In March our world was turned upside down with this global pandemic and since then, we have only experienced more turmoil as our healthcare and economic systems work to adapt.  On the economic side, tens of millions of people are newly unemployed, many businesses are shut down or operating with skeleton staffs while small business owners and many individuals are not sure how to make it through the next few weeks or months. Our focus must be on people and the very short term. 

It shouldn’t need to be said, but this isn’t a time for blame games and finger pointing. There are very legitimate questions about lack of preparation and what could have been done better though they should come later. Post-mortems are standard practice after a major event whether in business or society and the time for post-mortems comes later, with perspective. Right now, we need business, government and society working together to get through the health crisis and then build the economy.

For small businesses, initial priorities should be maintaining connections with employees and working through the smorgasbord of federal, state, local and non-governmental programs. For organizations, people are the most important resource, and one of things remembered 10 years from now will be how an organization treated employees. Keep in contact, even if employees had to be laid off and help them however you can. At the same time, be sure you are talking to your banker and suppliers to maintain relationships, inform them of your situation and develop your approach to make it through.

Importantly, use the Small Business Administration website to find out what help may be available for your business and how to get it.  Implementation of government assistance has not gone smoothly but it will continue to improve as we learn how the programs can work and how they can be made more efficient. Be patient but keep pushing to get assistance.

No one knows exactly when, but soon there will be a need to look at how to manage when the world starts the journey out of this mess.  It will happen after the health crisis has started to stabilize and you have an approach for managing through this horrific initial phase. Working through how your organization’s transition looks is not about long-term strategy. For most, this is not a time to develop a new strategy or focus on implementation of current strategies. As mentioned, first focus on the people around you, then move into planning your business comeback.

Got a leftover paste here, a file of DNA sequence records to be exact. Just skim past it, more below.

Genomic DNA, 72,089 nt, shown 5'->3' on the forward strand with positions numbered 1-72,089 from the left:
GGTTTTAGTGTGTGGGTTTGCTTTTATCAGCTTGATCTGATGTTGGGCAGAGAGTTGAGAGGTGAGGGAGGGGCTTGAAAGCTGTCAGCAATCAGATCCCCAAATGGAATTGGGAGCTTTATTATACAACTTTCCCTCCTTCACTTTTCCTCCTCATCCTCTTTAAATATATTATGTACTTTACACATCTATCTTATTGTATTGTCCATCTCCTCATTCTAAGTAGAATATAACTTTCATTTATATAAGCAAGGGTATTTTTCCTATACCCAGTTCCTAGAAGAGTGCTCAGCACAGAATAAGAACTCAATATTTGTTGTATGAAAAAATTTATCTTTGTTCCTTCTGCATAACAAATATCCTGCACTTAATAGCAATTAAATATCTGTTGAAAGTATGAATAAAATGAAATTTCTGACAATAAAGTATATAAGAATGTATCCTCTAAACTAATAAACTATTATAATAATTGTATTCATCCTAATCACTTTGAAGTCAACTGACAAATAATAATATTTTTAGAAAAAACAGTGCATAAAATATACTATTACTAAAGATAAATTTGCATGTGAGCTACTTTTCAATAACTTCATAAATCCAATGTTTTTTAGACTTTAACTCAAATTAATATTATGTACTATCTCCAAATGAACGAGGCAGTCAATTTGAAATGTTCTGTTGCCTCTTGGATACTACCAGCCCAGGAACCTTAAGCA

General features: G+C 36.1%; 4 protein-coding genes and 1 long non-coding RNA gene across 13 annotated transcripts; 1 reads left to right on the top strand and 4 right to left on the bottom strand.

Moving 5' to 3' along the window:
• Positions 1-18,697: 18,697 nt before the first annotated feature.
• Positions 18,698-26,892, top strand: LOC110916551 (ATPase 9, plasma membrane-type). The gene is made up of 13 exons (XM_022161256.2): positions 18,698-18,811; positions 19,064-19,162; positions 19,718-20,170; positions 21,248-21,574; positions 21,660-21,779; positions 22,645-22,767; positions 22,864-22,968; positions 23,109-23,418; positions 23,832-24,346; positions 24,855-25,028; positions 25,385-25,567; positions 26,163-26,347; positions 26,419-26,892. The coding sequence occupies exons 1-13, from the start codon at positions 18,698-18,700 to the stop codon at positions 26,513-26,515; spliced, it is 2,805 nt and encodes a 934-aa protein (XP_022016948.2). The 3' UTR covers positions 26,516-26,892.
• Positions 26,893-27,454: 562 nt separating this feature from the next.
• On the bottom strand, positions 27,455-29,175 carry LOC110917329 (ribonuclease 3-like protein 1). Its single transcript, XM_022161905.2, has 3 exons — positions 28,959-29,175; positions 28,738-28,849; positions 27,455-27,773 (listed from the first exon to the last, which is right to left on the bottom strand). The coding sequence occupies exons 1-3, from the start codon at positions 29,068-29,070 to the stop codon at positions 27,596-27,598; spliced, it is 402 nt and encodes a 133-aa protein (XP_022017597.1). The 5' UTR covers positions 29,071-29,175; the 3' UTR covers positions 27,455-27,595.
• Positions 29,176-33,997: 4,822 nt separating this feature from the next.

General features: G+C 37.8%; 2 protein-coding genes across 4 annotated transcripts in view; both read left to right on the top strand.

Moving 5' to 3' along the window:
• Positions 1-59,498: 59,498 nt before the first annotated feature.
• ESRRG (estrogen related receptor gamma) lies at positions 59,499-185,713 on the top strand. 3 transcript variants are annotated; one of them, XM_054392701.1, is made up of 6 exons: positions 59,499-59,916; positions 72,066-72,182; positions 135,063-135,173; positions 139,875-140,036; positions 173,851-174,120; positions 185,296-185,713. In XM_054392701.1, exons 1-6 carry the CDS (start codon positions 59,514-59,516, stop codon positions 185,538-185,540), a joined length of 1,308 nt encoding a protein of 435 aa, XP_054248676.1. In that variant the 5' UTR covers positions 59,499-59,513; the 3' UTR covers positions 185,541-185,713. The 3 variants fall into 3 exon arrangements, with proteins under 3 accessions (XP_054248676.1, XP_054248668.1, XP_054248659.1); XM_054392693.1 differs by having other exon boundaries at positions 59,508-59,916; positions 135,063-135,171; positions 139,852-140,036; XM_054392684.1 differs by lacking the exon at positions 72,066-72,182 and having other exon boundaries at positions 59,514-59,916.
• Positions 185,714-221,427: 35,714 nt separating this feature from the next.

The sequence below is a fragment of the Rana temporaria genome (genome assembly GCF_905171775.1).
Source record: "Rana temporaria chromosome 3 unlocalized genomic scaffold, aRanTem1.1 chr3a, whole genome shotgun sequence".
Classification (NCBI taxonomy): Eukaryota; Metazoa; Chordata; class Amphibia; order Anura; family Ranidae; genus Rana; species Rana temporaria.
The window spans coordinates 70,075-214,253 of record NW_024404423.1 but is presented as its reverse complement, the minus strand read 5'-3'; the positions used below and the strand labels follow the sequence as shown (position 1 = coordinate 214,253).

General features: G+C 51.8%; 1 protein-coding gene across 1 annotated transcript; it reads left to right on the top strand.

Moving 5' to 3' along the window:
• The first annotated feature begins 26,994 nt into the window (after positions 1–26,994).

One guarantee I can give is that you will continue to hear many contradictory forecasts of what the future will look like.  I won’t say ignore them as you can get ideas that may help. However, take the forecasts with a grain of salt. No one knows what is going to happen and even the most experienced and knowledgeable are guessing, whether it be about the health crisis or the economy.  For example, I have heard experts say that e-commerce was going to grow exponentially after the health crisis is over  Others say that e-commerce shopping is useful but essentially boring, so people would want to get out and shop.

The fact is that many forecasters have an agenda they are selling and any person’s view of the future is built with personal biases as a starting point. Having experts predict V shaped, U shaped or L shaped recoveries is unimportant in itself since they are essentially guessing. Don’t bet on one definitive option, think through alternatives and how they you could manage through those options.  Remember Dwight Eisenhower’s truism that planning is more important than the plan itself as reality will step in the way during execution.

My recommendation when you reach the second stage — focus on helping employees transition back, provide great customer service and work with and learn from customers and suppliers. For the most part, small businesses can’t compete directly with the Amazon’s or P&G’s, but by providing outstanding customer service and meeting needs the big companies don’t, small- and medium-sized business will be a successful part of the economy.  That does not mean it will be easy or that all will survive. However, small and medium- businesses were the growth drivers of the U.S. economy in the past and will be again.

Coming months are likely be some of the more difficult we have faced. To get through this will require working together to manage the remainder of the health crisis and building the economy again. For businesses, it means scrambling to keep up and even survive. However, taking care of others, ensuring you can stay in the game and then focusing on how to come out of this are the three important things any business can do in the short term.

Terry Pinch is mentor with SCORE Fox Cities, a nonprofit association dedicated to helping small businesses.